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    Session Management for VoIP Services Overview

    When the service activation engine (SAE) activates a service session, it authorizes the session with authorization plug-ins; it may use the admission control plug-in (ACP) to perform call admission control and allocate bandwidth; and it installs the policy required for the service on a JunosE interface.

    VoIP and multimedia service sessions are typically established in multiple phases that require changes to installed policies and authorized bandwidth while the service session remains active. To support VoIP sessions, the SAE allows changes to active service sessions. These changes include:

    • Controlled bandwidth. If bandwidth demand increases, the authorization plug-in must authorize the change.
    • Policy parameters. Only parameter substitution values can be changed. Policy parameters can include classifiers, such as destination address and port, and actions, such as rate-limit profiles.
    • Session and idle timeouts. All attributes that can be set for initial service activation can be set for service session modifications.

    Accounting and Tracking

    Accounting information is preserved across service session changes. Accounting information for a complete service session includes the sum of counters for all service session segments.

    When the ACP receives an interim update request, it compares the upstream and downstream bandwidth in the request with the current values. If the bandwidth has changed, ACP modifies its counters based on the difference between the current and new values.

    Tracking plug-ins are informed of service session changes through an interim update message. The interim update is sent even if regular interim updates are disabled. If the controlled bandwidth changes, the interim update message contains the new bandwidth settings.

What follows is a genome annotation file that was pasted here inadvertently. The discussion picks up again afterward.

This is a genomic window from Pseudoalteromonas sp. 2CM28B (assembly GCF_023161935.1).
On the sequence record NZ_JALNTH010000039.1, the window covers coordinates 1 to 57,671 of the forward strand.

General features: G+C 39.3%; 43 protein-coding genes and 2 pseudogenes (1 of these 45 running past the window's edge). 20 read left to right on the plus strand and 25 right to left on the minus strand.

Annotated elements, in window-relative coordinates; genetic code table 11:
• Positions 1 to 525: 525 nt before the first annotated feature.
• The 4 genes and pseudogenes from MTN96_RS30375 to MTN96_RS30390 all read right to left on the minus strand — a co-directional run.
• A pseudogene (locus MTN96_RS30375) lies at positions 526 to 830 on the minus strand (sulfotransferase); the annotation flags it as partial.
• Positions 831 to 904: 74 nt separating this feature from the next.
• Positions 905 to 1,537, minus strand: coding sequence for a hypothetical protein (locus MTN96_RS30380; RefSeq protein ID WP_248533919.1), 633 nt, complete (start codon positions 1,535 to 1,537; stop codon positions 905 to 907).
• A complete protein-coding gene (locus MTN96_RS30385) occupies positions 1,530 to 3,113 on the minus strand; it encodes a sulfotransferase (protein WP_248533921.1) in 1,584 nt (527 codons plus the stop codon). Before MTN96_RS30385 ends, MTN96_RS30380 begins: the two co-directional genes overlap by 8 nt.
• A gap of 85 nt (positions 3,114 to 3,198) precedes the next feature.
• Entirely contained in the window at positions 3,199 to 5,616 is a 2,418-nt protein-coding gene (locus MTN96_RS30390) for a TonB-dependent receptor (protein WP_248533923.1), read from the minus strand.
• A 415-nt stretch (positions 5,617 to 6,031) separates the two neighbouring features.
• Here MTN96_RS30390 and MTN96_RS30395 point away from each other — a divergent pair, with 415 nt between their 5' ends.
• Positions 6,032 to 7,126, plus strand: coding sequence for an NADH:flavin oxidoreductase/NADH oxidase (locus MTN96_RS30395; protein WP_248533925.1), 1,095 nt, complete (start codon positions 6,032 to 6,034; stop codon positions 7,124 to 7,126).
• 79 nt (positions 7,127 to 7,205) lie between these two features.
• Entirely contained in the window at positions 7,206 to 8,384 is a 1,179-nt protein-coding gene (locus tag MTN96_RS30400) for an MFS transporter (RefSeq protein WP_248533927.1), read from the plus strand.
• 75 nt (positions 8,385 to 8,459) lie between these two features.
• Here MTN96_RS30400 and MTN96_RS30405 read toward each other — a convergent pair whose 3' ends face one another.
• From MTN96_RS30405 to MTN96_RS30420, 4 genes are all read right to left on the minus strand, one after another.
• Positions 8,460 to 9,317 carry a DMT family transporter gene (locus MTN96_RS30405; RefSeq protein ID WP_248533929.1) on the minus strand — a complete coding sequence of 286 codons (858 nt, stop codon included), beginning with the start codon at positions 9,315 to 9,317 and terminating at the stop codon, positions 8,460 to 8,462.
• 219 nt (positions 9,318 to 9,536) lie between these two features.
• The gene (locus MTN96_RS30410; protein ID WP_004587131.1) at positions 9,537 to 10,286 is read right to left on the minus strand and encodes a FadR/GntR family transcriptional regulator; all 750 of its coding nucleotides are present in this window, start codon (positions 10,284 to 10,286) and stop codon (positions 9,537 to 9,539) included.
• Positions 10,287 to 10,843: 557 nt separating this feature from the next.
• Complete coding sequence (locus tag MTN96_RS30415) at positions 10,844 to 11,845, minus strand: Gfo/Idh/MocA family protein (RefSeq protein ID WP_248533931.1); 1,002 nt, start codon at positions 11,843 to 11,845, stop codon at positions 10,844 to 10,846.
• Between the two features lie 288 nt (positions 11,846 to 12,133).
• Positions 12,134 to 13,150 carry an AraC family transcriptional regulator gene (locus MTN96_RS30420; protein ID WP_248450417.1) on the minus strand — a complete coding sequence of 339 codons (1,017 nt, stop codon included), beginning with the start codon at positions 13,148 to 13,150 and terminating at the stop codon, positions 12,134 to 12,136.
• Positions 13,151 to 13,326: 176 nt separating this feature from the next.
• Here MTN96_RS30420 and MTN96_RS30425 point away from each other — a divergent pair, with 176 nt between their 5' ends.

VoIP Call Setup

    Initial setup of a VoIP call requires changes to bandwidth and to the endpoint address during call setup. The setup sequence for a VoIP call can follow this pattern:

    1. The subscriber attempts to establish a call.
    2. The gatekeeper (or Session Initiation Protocol [SIP] proxy) performs local admission control.
    3. The gatekeeper allocates a Codec for the call; for example, 64 kbps.
    4. The gatekeeper activates the VoIP service on the SAE with 64 kbps bandwidth and a destination address of unknown.
    5. The SAE performs admission control, activates a service session, and installs policies on the router.
    6. The gatekeeper negotiates call parameters with the remote endpoint.
    7. The gatekeeper modifies the VoIP service with negotiated parameters; for example, 32 kbps, destination address 10.10.3.4, and UDP port 5678.
    8. The SAE creates new policies that reflect changes to the traffic classifier and rate-limit profile, and then removes the existing policies from the router and installs the new policies.
    9. The SAE sends interim updates to the ACP and tracking plug-ins.

    For information about configuring and managing policies, see the SRC PE Services and Policies Guide.

    Published: 2014-06-25